Chesed corresponds to the creative aspects of leadership, and early texts are one-sided in characterising this by love, mercy and majesty. Gevurah corresponds to the conservative aspects of leadership, to the power to preserve the status-quo, and the power to destroy anything opposed to it. These two aspects go hand-in-hand – try to change anything of consequence in society, and someone will invariably oppose that change. To bring about change it is often necessary to have the power to over-rule opposition. Consensus is an impossibility in society – there will always be someone whose opinions are at best ignored and at worst suppressed – and Chesed and Gevurah represent respectively the kingly obligation to seek what is good for the many (enlightened leadership of course!), and the power to judge and punish those opposed to the will of the king.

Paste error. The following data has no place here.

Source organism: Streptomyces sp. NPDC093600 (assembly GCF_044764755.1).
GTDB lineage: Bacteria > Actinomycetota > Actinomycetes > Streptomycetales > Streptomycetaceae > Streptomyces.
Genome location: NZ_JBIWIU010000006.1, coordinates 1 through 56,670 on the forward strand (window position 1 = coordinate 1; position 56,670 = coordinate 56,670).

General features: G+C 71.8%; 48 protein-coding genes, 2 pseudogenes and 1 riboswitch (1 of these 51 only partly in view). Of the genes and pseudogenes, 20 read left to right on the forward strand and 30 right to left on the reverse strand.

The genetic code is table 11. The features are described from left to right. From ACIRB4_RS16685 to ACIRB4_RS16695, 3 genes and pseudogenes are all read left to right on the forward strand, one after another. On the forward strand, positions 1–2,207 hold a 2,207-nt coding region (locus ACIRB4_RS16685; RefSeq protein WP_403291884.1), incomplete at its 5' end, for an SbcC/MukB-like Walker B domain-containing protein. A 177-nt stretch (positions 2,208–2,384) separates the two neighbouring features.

Colin Low, Introduction to the Kabbalah, “Gevurah and Chesed”